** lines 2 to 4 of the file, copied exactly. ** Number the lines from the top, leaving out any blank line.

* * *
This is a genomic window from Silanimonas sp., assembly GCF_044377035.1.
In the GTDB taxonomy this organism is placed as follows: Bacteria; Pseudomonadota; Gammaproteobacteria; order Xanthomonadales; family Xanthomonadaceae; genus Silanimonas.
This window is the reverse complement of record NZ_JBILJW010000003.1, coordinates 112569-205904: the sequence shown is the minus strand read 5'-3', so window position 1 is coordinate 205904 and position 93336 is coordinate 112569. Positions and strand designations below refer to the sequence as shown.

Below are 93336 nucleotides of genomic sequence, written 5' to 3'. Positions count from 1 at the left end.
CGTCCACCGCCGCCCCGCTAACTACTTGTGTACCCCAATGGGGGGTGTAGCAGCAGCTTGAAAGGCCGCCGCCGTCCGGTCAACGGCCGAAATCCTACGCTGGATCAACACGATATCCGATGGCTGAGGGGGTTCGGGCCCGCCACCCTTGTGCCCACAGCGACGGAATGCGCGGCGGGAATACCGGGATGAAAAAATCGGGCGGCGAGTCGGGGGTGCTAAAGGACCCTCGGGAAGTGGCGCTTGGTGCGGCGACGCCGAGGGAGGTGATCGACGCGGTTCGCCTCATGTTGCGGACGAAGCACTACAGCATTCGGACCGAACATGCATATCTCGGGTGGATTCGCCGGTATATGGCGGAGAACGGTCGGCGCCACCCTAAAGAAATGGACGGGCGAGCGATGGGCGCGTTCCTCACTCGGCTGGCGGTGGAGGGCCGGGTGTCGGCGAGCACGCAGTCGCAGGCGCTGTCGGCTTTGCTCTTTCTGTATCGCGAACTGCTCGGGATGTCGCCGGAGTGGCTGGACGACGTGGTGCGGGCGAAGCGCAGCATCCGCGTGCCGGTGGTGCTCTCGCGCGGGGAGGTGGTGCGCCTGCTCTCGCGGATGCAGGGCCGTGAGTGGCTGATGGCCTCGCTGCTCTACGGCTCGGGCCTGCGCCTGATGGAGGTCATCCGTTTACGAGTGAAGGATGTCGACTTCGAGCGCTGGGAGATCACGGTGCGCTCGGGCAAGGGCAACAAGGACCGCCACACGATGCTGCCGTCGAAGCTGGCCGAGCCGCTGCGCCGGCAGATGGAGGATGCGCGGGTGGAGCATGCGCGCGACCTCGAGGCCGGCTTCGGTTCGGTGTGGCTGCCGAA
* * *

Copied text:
In the GTDB taxonomy this organism is placed as follows: Bacteria; Pseudomonadota; Gammaproteobacteria; order Xanthomonadales; family Xanthomonadaceae; genus Silanimonas.
This window is the reverse complement of record NZ_JBILJW010000003.1, coordinates 112569-205904: the sequence shown is the minus strand read 5'-3', so window position 1 is coordinate 205904 and position 93336 is coordinate 112569. Positions and strand designations below refer to the sequence as shown.

Below are 93336 nucleotides of genomic sequence, written 5' to 3'. Positions count from 1 at the left end.